• Indigenous peoples often do not see their cultures and worldviews reflected in how well-being issues are defined: The research suggests that institutions play a determining role in identifying or defining problems. For instance, definitions of childhood disability tend to “pathologize differences,” while identification of “at-risk” children focuses on deficits. Footnote 56 These approaches often conflict with Indigenous understandings of children and their development, in which children are considered gifts from the Creator, and their unique abilities are understood as contributing to the collective good. In housing, government definitions and measurements were developed for urban populations and for market economies not present in many First Nations. These definitions and measurements tend not to recognize the symbolic and cultural understandings of housing that Indigenous communities may hold—for example, of a house as a place where ways of life are enacted, and relationships and social networks are built. To address these disconnects, any understandings of Indigenous experience should centre Indigenous culture.

  • Institutional definitions reveal underlying ideologies, and can create problems that then need to be fixed through programs or interventions: For instance, clinical definitions and diagnoses of disability among Indigenous children highlight underlying assumptions and biases within childhood disability services. These perspectives can contribute to a disproportionate number of children from diverse cultural and linguistic groups being diagnosed with disabilities, and can lead to assertions that parents are ill-equipped to handle or help their children. The clinical early interventions that result often do not align with Indigenous perspectives about childhood, well-being and healing, which emphasize family-centred upbringing, and connections with land, culture and spirituality. In addition, it is argued that evaluations of on-reserve housing show continued exercise of colonial power, as evaluations identify “crises” that First Nations communities are deemed unable to solve. Footnote 57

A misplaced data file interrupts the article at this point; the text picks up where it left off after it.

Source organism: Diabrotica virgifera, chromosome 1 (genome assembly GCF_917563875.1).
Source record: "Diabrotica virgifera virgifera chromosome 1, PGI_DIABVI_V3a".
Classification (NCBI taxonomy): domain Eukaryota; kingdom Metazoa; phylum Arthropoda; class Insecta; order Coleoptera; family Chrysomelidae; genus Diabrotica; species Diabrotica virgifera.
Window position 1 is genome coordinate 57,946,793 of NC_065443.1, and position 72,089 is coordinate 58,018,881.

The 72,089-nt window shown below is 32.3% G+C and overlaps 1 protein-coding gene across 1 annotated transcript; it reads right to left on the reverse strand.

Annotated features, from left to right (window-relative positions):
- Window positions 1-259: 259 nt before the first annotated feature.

[We] need to determine whether they’re in their own housing crisis or someone else’s housing crisis. Footnote 58

    Recognition of the role that institutions play in defining disability, as they seek to support optimal development, can help to illuminate the ideology of childhood disability services and the cultural implications of this ideology. Footnote 59